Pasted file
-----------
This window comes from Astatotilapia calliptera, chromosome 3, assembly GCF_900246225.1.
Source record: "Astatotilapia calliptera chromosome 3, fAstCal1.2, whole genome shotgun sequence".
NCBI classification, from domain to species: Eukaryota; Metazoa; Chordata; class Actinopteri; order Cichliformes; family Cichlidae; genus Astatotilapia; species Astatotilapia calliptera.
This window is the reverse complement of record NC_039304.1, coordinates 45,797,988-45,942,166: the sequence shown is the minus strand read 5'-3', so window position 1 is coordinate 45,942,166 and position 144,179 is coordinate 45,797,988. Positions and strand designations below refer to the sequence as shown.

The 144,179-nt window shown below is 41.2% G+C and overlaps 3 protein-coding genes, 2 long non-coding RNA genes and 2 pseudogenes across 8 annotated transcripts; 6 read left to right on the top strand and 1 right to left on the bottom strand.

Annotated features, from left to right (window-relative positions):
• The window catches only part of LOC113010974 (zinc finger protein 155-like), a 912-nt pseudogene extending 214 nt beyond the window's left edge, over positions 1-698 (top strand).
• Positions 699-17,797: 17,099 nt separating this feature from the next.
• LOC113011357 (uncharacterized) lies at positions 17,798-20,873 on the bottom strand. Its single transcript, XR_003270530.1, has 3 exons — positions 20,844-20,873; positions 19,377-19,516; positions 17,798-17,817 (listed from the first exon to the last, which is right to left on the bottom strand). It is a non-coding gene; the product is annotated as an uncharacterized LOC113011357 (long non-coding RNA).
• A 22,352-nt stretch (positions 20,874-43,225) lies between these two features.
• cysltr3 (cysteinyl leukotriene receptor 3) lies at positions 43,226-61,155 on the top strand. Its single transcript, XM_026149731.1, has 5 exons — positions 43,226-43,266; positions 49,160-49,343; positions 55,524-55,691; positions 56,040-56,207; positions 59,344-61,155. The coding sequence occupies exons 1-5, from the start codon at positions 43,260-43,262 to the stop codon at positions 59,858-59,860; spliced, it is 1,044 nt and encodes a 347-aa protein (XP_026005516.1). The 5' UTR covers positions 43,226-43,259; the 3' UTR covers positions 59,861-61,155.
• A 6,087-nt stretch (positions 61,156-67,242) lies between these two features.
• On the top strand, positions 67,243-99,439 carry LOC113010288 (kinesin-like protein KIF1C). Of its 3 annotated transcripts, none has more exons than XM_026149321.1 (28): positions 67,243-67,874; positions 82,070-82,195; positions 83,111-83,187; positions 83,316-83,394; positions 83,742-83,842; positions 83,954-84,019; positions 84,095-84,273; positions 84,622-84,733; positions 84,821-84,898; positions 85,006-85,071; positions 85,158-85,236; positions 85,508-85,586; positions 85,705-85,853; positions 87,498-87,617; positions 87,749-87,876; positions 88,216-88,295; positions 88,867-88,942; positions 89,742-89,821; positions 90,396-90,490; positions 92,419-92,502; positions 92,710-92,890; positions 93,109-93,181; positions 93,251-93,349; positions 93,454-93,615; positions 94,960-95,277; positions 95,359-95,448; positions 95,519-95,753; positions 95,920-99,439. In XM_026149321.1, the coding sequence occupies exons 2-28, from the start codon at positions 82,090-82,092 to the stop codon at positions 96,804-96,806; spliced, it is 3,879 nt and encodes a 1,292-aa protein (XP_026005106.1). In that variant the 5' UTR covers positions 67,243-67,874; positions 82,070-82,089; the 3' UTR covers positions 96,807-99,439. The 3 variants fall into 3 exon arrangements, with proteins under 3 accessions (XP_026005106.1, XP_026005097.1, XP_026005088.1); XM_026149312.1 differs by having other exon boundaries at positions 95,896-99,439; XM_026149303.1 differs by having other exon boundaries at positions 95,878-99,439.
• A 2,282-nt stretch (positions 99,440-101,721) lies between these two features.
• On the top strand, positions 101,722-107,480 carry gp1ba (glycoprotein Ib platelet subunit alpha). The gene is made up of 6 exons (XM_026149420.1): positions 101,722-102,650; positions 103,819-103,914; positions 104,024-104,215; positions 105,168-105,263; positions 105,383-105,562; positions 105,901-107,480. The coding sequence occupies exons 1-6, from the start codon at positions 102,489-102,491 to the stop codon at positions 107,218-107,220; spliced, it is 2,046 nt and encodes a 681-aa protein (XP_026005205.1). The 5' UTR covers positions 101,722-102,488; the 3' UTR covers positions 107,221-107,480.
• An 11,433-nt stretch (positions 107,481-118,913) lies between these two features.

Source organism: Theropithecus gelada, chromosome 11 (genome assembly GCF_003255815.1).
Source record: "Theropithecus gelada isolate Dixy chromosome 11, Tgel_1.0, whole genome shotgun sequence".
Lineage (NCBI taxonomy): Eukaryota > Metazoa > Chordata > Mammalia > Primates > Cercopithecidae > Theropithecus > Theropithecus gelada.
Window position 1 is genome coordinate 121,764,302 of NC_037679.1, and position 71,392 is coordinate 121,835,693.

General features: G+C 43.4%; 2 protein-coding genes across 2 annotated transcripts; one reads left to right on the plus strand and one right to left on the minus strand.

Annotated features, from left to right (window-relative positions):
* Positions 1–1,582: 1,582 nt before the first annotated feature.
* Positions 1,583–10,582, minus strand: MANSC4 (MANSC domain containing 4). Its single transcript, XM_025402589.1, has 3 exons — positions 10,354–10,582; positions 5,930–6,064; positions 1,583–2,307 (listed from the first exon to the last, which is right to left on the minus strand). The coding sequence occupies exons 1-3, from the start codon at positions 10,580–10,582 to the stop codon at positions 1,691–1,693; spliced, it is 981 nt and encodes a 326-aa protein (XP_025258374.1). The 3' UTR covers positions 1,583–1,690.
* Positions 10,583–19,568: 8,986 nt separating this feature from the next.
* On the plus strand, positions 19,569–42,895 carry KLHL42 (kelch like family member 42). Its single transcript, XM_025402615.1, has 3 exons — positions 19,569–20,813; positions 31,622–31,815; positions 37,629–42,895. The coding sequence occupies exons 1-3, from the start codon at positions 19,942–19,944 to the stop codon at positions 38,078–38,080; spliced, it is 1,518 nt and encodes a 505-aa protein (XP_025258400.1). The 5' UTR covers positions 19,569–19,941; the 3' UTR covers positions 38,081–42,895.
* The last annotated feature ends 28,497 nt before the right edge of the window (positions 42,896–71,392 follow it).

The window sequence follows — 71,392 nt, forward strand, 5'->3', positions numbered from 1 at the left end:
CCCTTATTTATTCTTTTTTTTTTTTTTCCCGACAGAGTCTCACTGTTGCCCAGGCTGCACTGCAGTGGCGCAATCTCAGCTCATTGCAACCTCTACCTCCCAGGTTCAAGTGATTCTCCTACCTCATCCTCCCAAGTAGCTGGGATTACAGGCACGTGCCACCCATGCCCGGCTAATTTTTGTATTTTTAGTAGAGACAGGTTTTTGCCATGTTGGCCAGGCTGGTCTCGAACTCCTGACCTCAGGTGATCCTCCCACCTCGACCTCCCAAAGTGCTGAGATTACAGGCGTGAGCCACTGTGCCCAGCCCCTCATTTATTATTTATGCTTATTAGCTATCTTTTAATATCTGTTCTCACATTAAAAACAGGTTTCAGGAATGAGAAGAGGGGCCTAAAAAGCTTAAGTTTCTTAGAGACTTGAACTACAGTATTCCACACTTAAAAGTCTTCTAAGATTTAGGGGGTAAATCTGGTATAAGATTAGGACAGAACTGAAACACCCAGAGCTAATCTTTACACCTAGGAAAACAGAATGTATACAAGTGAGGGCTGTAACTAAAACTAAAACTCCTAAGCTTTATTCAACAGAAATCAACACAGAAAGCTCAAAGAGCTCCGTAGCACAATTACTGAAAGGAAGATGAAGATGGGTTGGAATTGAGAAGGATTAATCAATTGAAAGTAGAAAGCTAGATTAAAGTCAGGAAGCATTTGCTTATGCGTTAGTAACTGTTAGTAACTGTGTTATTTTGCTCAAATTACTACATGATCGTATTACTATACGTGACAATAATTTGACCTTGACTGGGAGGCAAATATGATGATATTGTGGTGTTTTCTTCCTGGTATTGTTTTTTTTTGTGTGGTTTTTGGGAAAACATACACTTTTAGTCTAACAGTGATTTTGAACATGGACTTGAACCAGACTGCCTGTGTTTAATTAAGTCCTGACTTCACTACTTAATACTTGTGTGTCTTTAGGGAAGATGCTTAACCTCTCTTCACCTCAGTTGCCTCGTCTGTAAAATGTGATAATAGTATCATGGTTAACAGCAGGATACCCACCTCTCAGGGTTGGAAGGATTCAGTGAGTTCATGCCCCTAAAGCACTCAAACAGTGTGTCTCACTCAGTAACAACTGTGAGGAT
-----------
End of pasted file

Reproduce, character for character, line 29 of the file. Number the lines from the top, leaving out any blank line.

CCCTTATTTATTCTTTTTTTTTTTTTTCCCGACAGAGTCTCACTGTTGCCCAGGCTGCACTGCAGTGGCGCAATCTCAGCTCATTGCAACCTCTACCTCCCAGGTTCAAGTGATTCTCCTACCTCATCCTCCCAAGTAGCTGGGATTACAGGCACGTGCCACCCATGCCCGGCTAATTTTTGTATTTTTAGTAGAGACAGGTTTTTGCCATGTTGGCCAGGCTGGTCTCGAACTCCTGACCTCAGGTGATCCTCCCACCTCGACCTCCCAAAGTGCTGAGATTACAGGCGTGAGCCACTGTGCCCAGCCCCTCATTTATTATTTATGCTTATTAGCTATCTTTTAATATCTGTTCTCACATTAAAAACAGGTTTCAGGAATGAGAAGAGGGGCCTAAAAAGCTTAAGTTTCTTAGAGACTTGAACTACAGTATTCCACACTTAAAAGTCTTCTAAGATTTAGGGGGTAAATCTGGTATAAGATTAGGACAGAACTGAAACACCCAGAGCTAATCTTTACACCTAGGAAAACAGAATGTATACAAGTGAGGGCTGTAACTAAAACTAAAACTCCTAAGCTTTATTCAACAGAAATCAACACAGAAAGCTCAAAGAGCTCCGTAGCACAATTACTGAAAGGAAGATGAAGATGGGTTGGAATTGAGAAGGATTAATCAATTGAAAGTAGAAAGCTAGATTAAAGTCAGGAAGCATTTGCTTATGCGTTAGTAACTGTTAGTAACTGTGTTATTTTGCTCAAATTACTACATGATCGTATTACTATACGTGACAATAATTTGACCTTGACTGGGAGGCAAATATGATGATATTGTGGTGTTTTCTTCCTGGTATTGTTTTTTTTTGTGTGGTTTTTGGGAAAACATACACTTTTAGTCTAACAGTGATTTTGAACATGGACTTGAACCAGACTGCCTGTGTTTAATTAAGTCCTGACTTCACTACTTAATACTTGTGTGTCTTTAGGGAAGATGCTTAACCTCTCTTCACCTCAGTTGCCTCGTCTGTAAAATGTGATAATAGTATCATGGTTAACAGCAGGATACCCACCTCTCAGGGTTGGAAGGATTCAGTGAGTTCATGCCCCTAAAGCACTCAAACAGTGTGTCTCACTCAGTAACAACTGTGAGGAT